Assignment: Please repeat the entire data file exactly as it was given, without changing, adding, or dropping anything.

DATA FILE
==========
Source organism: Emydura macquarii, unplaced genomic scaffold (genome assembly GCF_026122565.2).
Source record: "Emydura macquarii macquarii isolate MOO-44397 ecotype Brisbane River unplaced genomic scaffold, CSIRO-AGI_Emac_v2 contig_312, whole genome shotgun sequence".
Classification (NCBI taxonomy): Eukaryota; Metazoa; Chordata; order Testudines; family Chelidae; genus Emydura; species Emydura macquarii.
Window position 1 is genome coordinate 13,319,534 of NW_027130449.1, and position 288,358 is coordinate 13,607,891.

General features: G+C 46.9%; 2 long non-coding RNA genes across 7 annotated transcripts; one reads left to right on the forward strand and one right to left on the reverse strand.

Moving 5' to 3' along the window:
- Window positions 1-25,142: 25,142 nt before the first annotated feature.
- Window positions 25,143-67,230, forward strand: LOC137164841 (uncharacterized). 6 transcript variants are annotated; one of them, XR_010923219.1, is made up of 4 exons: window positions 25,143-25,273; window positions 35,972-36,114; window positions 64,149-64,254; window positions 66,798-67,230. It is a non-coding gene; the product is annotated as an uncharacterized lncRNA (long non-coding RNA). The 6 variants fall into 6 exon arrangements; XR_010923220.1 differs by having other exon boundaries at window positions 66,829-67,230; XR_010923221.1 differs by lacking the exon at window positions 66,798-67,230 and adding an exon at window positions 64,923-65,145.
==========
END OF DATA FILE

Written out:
Source organism: Emydura macquarii, unplaced genomic scaffold (genome assembly GCF_026122565.2).
Source record: "Emydura macquarii macquarii isolate MOO-44397 ecotype Brisbane River unplaced genomic scaffold, CSIRO-AGI_Emac_v2 contig_312, whole genome shotgun sequence".
Classification (NCBI taxonomy): Eukaryota; Metazoa; Chordata; order Testudines; family Chelidae; genus Emydura; species Emydura macquarii.
Window position 1 is genome coordinate 13,319,534 of NW_027130449.1, and position 288,358 is coordinate 13,607,891.

General features: G+C 46.9%; 2 long non-coding RNA genes across 7 annotated transcripts; one reads left to right on the forward strand and one right to left on the reverse strand.

Moving 5' to 3' along the window:
- Window positions 1-25,142: 25,142 nt before the first annotated feature.
- Window positions 25,143-67,230, forward strand: LOC137164841 (uncharacterized). 6 transcript variants are annotated; one of them, XR_010923219.1, is made up of 4 exons: window positions 25,143-25,273; window positions 35,972-36,114; window positions 64,149-64,254; window positions 66,798-67,230. It is a non-coding gene; the product is annotated as an uncharacterized lncRNA (long non-coding RNA). The 6 variants fall into 6 exon arrangements; XR_010923220.1 differs by having other exon boundaries at window positions 66,829-67,230; XR_010923221.1 differs by lacking the exon at window positions 66,798-67,230 and adding an exon at window positions 64,923-65,145.